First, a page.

How Do People Commonly Come Into Contact With Law Enforcement?
Most police encounters start with some sort of police investigation or an allegation of a crime. For example, a traffic stop could be the beginning of a police encounter. That traffic stop could lead to the officer issuing minor tickets or conducting an investigation for a DUI. It could result in the officers searching the vehicle and finding drugs, guns, or other contraband. Police encounters can also occur on the street and this would include a street interview, where the police just approach a person and start asking them some questions. It could also be what’s commonly referred to as a stop and frisk, where police stop an individual and search them for weapons or contraband. Sometimes, when police are investigating a crime, they will contact a person and invite them to the police station to discuss the situation. Depending on how law enforcement makes the initial contact, that may present an opportunity to file motions to suppress evidence for illegal search and seizure.
What Mistakes Do People Commonly Make In An Interaction With Law Enforcement?
The biggest mistake people make is talking to the police without a lawyer. They are professionals and they have the upper hand when they are talking to you, and a lot of people fail to see that. A lot of people also do not understand that the police are conducting an investigation and if they are talking to you, there is a good possibility that they think that you are the one who committed the crime. I also think it’s a bad idea to exhibit any behavior other than being respectful and courteous to the police, even if you think the police officers are being rude to you, or are wrongfully accusing you. Confronting a police officer with aggressive behavior is never a good idea because you’ll never prevail in the situation. You can never win the argument. It could also lead to additional charges of obstruction or resisting. The police could also use increased levels of force to arrest. The best place to argue about an improper arrest or search is with your attorney in court where we have a more balanced playing field.
Do People Generally Give A Statement To Police In The Absence Of An Attorney?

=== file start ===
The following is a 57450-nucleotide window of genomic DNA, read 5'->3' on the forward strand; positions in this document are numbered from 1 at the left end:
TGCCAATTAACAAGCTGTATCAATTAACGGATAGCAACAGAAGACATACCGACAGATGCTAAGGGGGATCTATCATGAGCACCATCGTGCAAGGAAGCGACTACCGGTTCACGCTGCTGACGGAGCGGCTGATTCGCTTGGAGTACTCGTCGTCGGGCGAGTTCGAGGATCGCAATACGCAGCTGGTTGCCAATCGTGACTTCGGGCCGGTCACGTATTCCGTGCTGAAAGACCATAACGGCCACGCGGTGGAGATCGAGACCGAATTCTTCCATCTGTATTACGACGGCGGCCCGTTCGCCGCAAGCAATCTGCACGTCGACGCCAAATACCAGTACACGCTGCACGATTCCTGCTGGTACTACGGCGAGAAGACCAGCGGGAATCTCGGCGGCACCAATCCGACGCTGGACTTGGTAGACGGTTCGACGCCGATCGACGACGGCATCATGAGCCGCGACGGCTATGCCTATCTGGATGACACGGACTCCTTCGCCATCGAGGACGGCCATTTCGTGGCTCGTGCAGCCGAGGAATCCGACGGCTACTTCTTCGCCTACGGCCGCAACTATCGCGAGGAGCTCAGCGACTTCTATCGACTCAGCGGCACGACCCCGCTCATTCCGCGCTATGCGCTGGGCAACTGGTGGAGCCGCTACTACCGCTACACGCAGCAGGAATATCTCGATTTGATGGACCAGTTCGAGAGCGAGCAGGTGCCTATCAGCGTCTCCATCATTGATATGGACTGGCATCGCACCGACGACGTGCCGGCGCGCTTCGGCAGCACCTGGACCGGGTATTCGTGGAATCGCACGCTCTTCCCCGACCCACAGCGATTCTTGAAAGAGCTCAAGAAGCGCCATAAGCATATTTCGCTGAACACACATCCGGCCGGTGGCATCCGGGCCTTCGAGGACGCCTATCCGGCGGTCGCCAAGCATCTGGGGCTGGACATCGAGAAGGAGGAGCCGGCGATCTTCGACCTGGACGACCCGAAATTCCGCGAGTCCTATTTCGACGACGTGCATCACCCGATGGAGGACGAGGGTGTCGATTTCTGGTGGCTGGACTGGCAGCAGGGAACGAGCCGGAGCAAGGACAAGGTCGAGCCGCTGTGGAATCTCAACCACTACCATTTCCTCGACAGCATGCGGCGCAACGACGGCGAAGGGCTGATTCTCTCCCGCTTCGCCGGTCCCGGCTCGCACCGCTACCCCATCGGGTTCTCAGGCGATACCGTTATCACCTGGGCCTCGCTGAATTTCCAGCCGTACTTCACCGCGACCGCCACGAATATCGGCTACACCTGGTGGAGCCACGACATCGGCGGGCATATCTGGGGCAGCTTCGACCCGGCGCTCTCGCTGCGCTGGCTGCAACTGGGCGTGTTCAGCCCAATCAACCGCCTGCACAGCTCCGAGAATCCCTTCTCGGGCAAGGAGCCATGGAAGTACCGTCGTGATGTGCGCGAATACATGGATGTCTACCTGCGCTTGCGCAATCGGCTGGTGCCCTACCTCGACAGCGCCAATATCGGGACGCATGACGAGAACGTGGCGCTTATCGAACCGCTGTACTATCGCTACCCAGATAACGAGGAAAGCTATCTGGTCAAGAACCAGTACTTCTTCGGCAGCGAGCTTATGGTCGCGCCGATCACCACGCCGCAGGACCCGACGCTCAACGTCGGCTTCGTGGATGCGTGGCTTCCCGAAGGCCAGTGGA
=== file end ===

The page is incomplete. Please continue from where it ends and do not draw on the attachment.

The great majority of people, when confronted by the police, make an incriminating statement, especially when police encourage them to do so. This is because the police are trained in how to interrogate people and obtain confessions. They are trained professionals. It is very easy for law enforcement to use various tactics to convince you that making a statement is the best thing. It almost never is. If I am with you, I can cut off communication and protect you from intimidation and intense questioning.
Why Can Talking To Police Be A Huge Problem For Your Criminal Case Down The Line?
Lots of criminal cases really hinge on whether the defendant admits to committing the crime or not. Cases can be charged with relatively weak evidence. Those cases have a completely different complexion if the charged individual admits to committing the crime. A case with weak evidence can be defended much easier if than if there is an admission. It cannot be overstated how important it is to not make any admissions to the police and hire a lawyer as soon as possible.
What Kind Of Training Does Law Enforcement Receive In Regards To Questioning People?
The police are highly trained professionals. Particularly, detectives and investigators are taught different techniques on how to question or interrogate suspects. Because they have these techniques and procedures, it gives them a huge advantage. They might make you feel like it would look bad to the judge if you don’t talk. Often, they say that hiring an attorney will make you look guilty. This is absolutely untrue because this information is generally not admissible at trial. It’s just another reason why an individual should not engage in a conversation with a police officer without having an attorney.
Are Police Allowed To Lie To You? Is There A Limit To What They Can Say?
It’s perfectly legal for a police officer to lie or deceive you while you are being questioned. In fact, that’s part of their training. They are trained to lie to get information from you. If you are being questioned by the police, you cannot rely on the truthfulness of any information they are giving you. They are not trying to help you or give you useful information. Everything that they say is used to manipulate you and get information from you to accomplish their goals. Nothing is off limits, other than if someone has asserted their Fifth Amendment privilege to be silent or has asserted their right to an attorney. Everything else is on the table. This surprises and shocks a lot of people, but is absolutely correct.
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